DNF Review: The Cup and The Prince (Kingdom of Curses and Shadows #1)

Title: The Cup and The Prince

Author: Day Leitao

Pub. Date: October 15, 2020

Pages: 256

Pub: Sparkly Wave

Genre: YA Fantasy

Rating: ⭐️⭐️ (DNF @ 41%)


One prince wants her out.
Another wants her as a pawn.
Someone wants her dead.

Zora wants to win the cup and tell them all to screw themselves.

Yes, 17-year-old Zora cheated her way into the Royal Games, but it was for a very good reason. Her ex-boyfriend thought she couldn’t attain glory on her own. Just because she was a girl. And he was the real cheater. So she took his place.

Now she’s competing for the legendary Blood Cup, representing the Dark Valley. It’s her chance to prove her worth and bring glory for her people. If she wins, of course.

But winning is far from easy. The younger prince thinks she’s a fragile damsel who doesn’t belong in the competition. Determined to eliminate her at all costs, he’s stacking the challenges against her. Zora hates him, hates him, hates him, and will do anything to prove him wrong.

The older prince is helping her, but the cost is getting Zora entangled in dangerous flirting games. Flirting, the last thing she wanted.

And then there’s someone trying to kill her.


This will be a short spoiler free review. Thank you to NetGalley and Sparkly Wave Publishing for gifting me a copy of this book in exchange for an honest review. Ultimately this book just didn’t do anything for me. Comping something to Throne of Glass can be a huge benefit, or detrimental and in my opinion, it didn’t do this book any favors. I had such high hopes for this book and had immediately requested it upon seeing it comped with Throne of Glass. I really liked the cover and synopsis sounded promising.

Then I started reading.

And that’s when the disappointment set in.

But before I get into my issues – I stopped reading at 41% because I just couldn’t make myself continue on. I do think the premise of this book is amazing and it truly sounds promising. It feels like such a missed opportunity and I’m really bummed that I couldn’t force myself to finish this book and that I didn’t love it. I don’t want to give it a 0 or a 1-star rating, because I do think this book has promise, and maybe one day I’ll go back to it and try again.

Now, I can’t talk on the whole book, since I didn’t read it all, but even with only having read roughly half, I have complaints.

I hate Zora – the MC she’s whiny and cries ALL THE TIME. Everything is a personal slight. When she was first introduced I kind of thought she was a bit of a badass – she takes matters into her own hands and forges her own path. Everything kind of just goes downhill from there. She talks a big game, but rarely delivers. I’m all for strong female characters, but Zora talks so much about defying the societal norms but doesn’t actually do much and then gets all morose that she’s not as pretty or like other girls. And I get that we all compare ourselves, even when we’re confident in who we are, but Zora just seemed to flip-flop between being “strong” and being “whiny”. She was also woefully naïve.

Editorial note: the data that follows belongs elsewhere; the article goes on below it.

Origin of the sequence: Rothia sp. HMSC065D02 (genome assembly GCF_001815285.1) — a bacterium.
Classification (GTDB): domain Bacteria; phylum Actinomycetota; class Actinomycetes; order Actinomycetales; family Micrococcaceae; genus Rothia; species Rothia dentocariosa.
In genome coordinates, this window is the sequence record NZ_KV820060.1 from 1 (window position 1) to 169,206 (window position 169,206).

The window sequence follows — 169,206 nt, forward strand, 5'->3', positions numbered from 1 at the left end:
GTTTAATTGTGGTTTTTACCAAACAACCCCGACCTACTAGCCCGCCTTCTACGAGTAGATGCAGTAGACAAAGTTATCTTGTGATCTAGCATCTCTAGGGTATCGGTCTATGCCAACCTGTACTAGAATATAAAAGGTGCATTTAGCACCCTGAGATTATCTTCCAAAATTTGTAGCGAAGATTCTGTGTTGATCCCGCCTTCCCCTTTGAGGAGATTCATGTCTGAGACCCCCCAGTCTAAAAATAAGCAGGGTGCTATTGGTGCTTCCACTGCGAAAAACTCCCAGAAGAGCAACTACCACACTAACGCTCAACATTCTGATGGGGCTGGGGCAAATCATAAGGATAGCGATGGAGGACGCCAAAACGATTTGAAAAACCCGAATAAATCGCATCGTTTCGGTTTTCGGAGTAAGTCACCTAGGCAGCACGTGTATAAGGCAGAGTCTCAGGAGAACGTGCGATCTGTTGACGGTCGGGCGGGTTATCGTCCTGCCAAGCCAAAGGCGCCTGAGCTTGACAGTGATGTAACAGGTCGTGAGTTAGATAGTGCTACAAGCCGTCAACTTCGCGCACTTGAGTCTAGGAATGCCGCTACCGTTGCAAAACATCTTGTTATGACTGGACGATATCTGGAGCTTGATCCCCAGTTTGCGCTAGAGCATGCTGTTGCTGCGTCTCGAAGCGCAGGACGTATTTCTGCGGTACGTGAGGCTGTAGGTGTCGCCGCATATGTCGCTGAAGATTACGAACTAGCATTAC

I didn’t care for the love interest. Like, at all. He did nothing for me. And while I didn’t actually read their “romantic” relationship, I could easily pick him out and he just wasn’t enticing.

Between the two of them she’s all power to women and he’s all women are pretty little fragile things. Blech. His brothers did nothing for me either. I was just unimpressed with the whole cast of characters. They were all one dimensional at best and basically stereotypes. Other than their physical descriptions I had no idea who they were so there were no emotional ties.

The writing is trying to be coy and clever but just comes across stilted and flat. Everything is just told to you, there’s hardly any world building. Like, I have no idea what anything is supposed to look like. The lore/mythology/magic system is vague as fuck. A goddess was introduced in one scene, seemingly out of the blue and never ever mentioned again. And the whole existence of the shadow creatures is never explained beyond “someone did something bad and this was the consequences.

Don’t even get me started on the ex-boyfriend who’s just rotting away in a dungeon seemingly forgotten about. Who cares about him? Why he was even included in the first place, I’ll never understand.

The contest for the Blood Cup (though idk what that is or why it’s so important – it’s NEVER explained) is supposed to be dangerous af, but the first task was literally “pick up these balls in the dark, get as many as you can, but you can move when the light comes on”…like, really?

It’s like a modified game of Simon Says, or flashlight tag. What bearing does that have on anything?

I just…I have no more words. I’m honestly so baffled by this book. I honestly don’t understand how it has high ratings, but I’m glad people are enjoying it. I wish I were one of them. Unfortunately, I’m not. I probably won’t pick up the second book in the series, but I do recommend picking up this book if you’re curious. My goal isn’t to turn you off books, but to give my honest opinion. Again, I wish I’d loved this book, and I’m sad that this is my first DNF of the year.

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